Town streets quiet during storm recovery

Published 3:46 pm Thursday, June 15, 2023

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Streets in towns across Lowndes, Butler, and Crenshaw counties were quiet early Thursday afternoon. Some residents remained without power, others were blocked in by flooded roads and debris, and a few heard the hum of generators as crews worked restoring power and removing debris left by Wednesday and Thursday thunderstorms.

At 3 p.m. Thursday, 27,056 Alabamians remained without power. Pioneer Electric Cooperative reported 6,600 members still without power at noon.

“We’re finding broken poles and cross arms and lots of downed trees,” utility representatives posted on social media. “Damage is widespread and in hard-to-reach areas, so bear with us as we work as quickly as is safely possible.”

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Around 9 p.m. Alabama Power reported 3,800 customers still without service in central Alabama as a result of recent severe weather. Rough 1,800 Lowndes County customers and 650 in Butler County awaited service restoration  

“In the past 24 hours, electricity has been restored to more than 34,000 customers,” said Michael Jordan with Alabama Power. “Several waves of severe weather throughout the day also resulted in new outages. More than 900 personnel are working in hardest hit areas to restore service as safely and quickly as possible.”

Some Lowndes County residents said the Town of Hayneville community felt like a ghost town while Lowndes County Sheriff’s deputies closed the town square during debris removal so utility crews could restore power. County offices, schools, and businesses remained closed throughout the day, but private business owners counted themselves safe and power was restored around 2 p.m.

More than two thirds of the 5,114 Lowndes County outages had been restored by then, leaving only 1,838, roughly customers still without power.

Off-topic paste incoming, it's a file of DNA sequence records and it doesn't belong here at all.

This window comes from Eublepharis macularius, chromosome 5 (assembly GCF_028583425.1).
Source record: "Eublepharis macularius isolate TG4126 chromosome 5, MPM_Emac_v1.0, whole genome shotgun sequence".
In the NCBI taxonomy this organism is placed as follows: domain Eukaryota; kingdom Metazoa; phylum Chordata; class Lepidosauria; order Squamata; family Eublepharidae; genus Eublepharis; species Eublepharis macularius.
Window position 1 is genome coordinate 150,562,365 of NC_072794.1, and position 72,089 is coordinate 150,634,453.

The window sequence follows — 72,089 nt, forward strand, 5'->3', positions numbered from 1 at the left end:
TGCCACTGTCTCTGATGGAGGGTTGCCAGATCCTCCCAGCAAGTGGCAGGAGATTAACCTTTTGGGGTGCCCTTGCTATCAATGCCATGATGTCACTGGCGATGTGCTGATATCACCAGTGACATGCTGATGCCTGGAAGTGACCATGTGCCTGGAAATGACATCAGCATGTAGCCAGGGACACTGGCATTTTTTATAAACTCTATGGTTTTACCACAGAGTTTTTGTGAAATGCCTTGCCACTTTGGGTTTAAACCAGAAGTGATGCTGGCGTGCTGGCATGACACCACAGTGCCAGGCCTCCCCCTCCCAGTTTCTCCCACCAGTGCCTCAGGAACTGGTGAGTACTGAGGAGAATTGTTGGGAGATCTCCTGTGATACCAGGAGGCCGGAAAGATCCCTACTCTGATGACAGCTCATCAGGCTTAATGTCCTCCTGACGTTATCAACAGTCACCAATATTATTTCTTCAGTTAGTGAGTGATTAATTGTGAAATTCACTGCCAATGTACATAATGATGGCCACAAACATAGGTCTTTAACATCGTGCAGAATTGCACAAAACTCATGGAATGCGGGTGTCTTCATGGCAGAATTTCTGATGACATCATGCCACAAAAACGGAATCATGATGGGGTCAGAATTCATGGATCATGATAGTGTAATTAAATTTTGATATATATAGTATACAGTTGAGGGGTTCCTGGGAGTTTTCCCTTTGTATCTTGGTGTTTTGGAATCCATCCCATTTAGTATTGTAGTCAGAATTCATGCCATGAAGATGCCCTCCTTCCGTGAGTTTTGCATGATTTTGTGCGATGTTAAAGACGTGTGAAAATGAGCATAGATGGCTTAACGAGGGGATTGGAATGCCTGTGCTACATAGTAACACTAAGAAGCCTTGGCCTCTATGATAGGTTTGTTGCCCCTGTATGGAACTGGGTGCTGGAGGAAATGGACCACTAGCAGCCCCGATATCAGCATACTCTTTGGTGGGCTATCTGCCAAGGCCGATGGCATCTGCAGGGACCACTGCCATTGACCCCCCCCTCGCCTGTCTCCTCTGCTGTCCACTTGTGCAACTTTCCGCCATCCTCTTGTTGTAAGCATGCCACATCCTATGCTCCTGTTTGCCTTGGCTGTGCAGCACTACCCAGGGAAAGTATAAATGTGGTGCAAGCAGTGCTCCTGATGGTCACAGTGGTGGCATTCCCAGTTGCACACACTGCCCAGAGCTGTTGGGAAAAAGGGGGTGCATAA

“Recovery is a slow process,” said Lowndes County Emergency Management Agency Director Rodney Rudolph. “It’s taking longer than we thought to get power restored. Roadways are beginning to open, but the Highway Department is still out [working.] They are going all over the county.

Rudolph noted debris remained alongside roads.

“Crews may cut trees blocking roads, but there is still debris on the right of way,” Rudolph said.

In Butler County, Emergency Management Agency Director Rosie Till said communities were still monitoring the situation, but no injuries had been reported.

“There are no reports of injuries,” Till said. “Radar is beginning to clear up slightly but there is still a way to go for monitoring purposes. We have not received the ‘all clear’ from [the U.S. National Weather Service in] Mobile.”

The Butler County Sheriff’s Office updated residents through alerts from its mobile app throughout Thursday. At 3 p.m., another tornado watch had been issued for Butler and Crenshaw Counties.

Nearly 37% of Butler County residents remained without power Thursday afternoon. Greenville’s downtown streets were quiet as thunderstorms continued into the early evening hours.

Crenshaw County Emergency Management Director Elliott Jones said 32% of residents were without electricity during the peak of outages. By 3 p.m., that number had declined to 10.53% and only 1,778 customers remained without power, but many sustained damage during the storm.

“Over 100 locations had damage, between debris, power lines, and falling trees,” Elliott said. “There were no fatalities but there was one weather-related injury caused by a motor vehicle accident.”

Elliot said McLeod Road, right off Alabama Highway 29 in the Vidette area was temporarily closed due to washout from storm-related flooding.

Lowndes County did experience one fatality during the storm.

Jay D. Morgan, 57, of Tyler died of fatal injuries in Lowndes County around 5:20 p.m. Wednesday when the 2017 Mitsubishi Mirage he was driving collided head on with a 1996 Nissan Maxima driven by Tyler resident, Bryant L. Lawrence. 52.

According to Alabama Law Enforcement Agency Sergeant Jeremy Burkett, a fallen tree in the road may have contributed to the crash.

“There was a tree in the roadway when the crash occurred,” Burkett said. “Morgan was not using a seatbelt at the time of the crash and was pronounced dead at the scene.”

The crash occurred approximately 11 miles west of the Mosses community near Double Church Road.

Officials urged residents to stay off roads while crews worked to remove debris and restore power Thursday morning. Rudolph said reports indicate residents can expect severe weather to continue throughout Thursday and possibly into Friday.

Residents can monitor weather conditions by following the U.S. National Weather Service in Mobile or Birmingham on social media. Citizens can also gain power outage information by visiting

To report power outages or check restoration progress, contact the local power provider or check outage maps at the following websites.

Central Alabama Electric Cooperative –